Saturday, November 29, 2008

Hail Meryl! Doubt Screening with the Stars

My bf invited me to an industry screening of Doubt recently, held at the Academy of Motion Pictures. As a recovering Catholic, I was very interested in seeing the film - and ecstatic at the prospect of seeing the stars in person as they were doing a Q&A.

There was a long line to get in and I almost whipped out my rosary to pray that we'd get seats. I saw Sally Field waiting in line too. Stars - they're just like us!

Fortunately, we got seats and were ushered into the huge theater. There were giant Oscar statues on stage, and Oscar winners waiting in the wings. The movie was really good, if not quite Best Picture material (
see review). Meryl's performance did conjure up some scary memories of Our Lady of Good Counsel grade school for me (that's a shout out to you, Sr. Mary Michael). Philip Seymour Hoffman was a very convincing priest. Amy Adams was okay, if a bit generically Pollyanna-ish. Viola Davis was a revelation. Her scene with Meryl is like a steel cage match, and she steals it. I bet she'll get nominated for Best Supporting Actress for just that one scene.

The Q&A was really entertaining. Streep, Hoffman, Adams, Davis, and the writer/director John Patrick Shanley formed the panel. It was exciting to see them in person. They seemed very relaxed and joked a lot. Adams and Davis talked about how they campaigned hard for their roles. Adams said her former co-star Emily Blunt suggested she go for the role. Davis said she practiced her scene for 3 months before auditioning, and it definitely shows.

Shanley talked about the challenges involved in adapting his play for the screen. There are no children in the play, but they were added for the film. The world was fleshed out more, however the film still feels like a play because so much of it is face-to-face confrontations. The cast talked about the intense rehearsal process.
Issues of race and sexism are prominent in the movie and were discussed in the Q&A. The film gives the viewer a lot to ruminate on.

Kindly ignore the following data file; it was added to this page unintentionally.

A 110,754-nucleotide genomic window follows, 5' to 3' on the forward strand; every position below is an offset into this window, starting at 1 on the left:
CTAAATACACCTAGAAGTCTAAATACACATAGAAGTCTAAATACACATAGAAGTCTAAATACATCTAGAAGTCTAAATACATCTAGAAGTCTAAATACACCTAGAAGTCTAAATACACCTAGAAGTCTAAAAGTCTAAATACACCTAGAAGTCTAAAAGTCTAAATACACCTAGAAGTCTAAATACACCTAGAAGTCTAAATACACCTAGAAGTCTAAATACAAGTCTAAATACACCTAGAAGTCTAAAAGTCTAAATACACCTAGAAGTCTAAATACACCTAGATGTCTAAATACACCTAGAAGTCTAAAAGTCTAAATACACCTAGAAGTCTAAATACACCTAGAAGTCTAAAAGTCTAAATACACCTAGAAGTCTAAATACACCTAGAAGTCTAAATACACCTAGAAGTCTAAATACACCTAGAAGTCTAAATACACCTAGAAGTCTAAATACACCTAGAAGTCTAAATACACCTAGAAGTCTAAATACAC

Streep is self-effacing and charming in person and still strikingly beautiful. Hoffman looked dissheveled but, well, I'd still do him. He was the only cast member who hung around after the Q&A to mingle with the mostly-washed masses. I wanted to approach and compliment his performance. Having had an uncle who was a priest, I think I'm a good judge of the performance, and he really had the mannerisms and persona down well. But I chickened out. What can I say - I don't have Sr. Aloysius' moxy.

Read More......

Acrostic Movie Review - Doubt

Doubting isn't
Acceptable in
Religious life, but sometimes it's hard to
Keep the faith when sinister suspicions arise and

Kids are potentially in danger. John Patrick Shanley
Nicely adapts his play for the screen, coaxing
Inspired performances from Streep, Hoffman, a scene-stealing Viola Davis.
Gut-wrenching drama ensues when Streep's tough nun
Has to confront Hoffman's affable priest
To determine if he's doing evil.

Of course, the movie
Fails to differentiate filmically from a play and gets a

Tad claustrophobic with so many tight,
Heated confrontations. Also, Meryl's Bronx accent is
Excessive. Must she always be acting in tongues?

Still, the film soars
On great performances and will be represented on Oscar night,
Up there with Batman. It's
Like a...

Read More......

Sunday, November 02, 2008

Joe the Plumber - Real Horrorshow

This past Thursday, Nerdia, C. Crumpet Swank, and myself attended a Lucio Fulci horror film marathon sponsored by The Cinefamily at the Silent Movie Theater. Fulci's Italian horror movies are cult classics. We skipped the first movie Zombie, but we loved the second film Gates of Hell. It was packed with laughs due to the bad dubbing/strange dialogue and packed with stomach-churning, squirm-inducing moments of indescribable gore (such as the girl who vomited up all her internal organs). But nothing could have prepared us for the sheer election-related horrors of the night's final film - The Beyond.

The plot of The Beyond involves a woman who inherits a dilapidated motel in Louisiana. Wouldn't you know it - there's a gateway to hell in the basement of the motel. Geez, there sure seem to be a lot of those gateways. The movie has some great gory moments but is most notable for its eerie references to the election. Firstly, there's a character named John McCabe. Next, when the basement is flooded, help is called. A truck arrives labeled "Joe's Plumbing." Joe investigates the bathroom flood only to find some sort of demon who kills him. Then folks in the cast wonder aloud, "Where did Joe the Plumber go?" Watch Joe's grisly demise on YouTube.

Finally, the film opens with a flashback to townsfolk pulling a suspected warlock out of Room 36. They take him to the basement, where they beat him with chains, crucify him, then throw acid on him. There are several shots in the film of the cursed room 36. John McCain was born in 1936. Coincidence? The stuff nightmares are made of? Let's hope our national nightmare ends on Tuesday. Go Barack the vote!

Read More......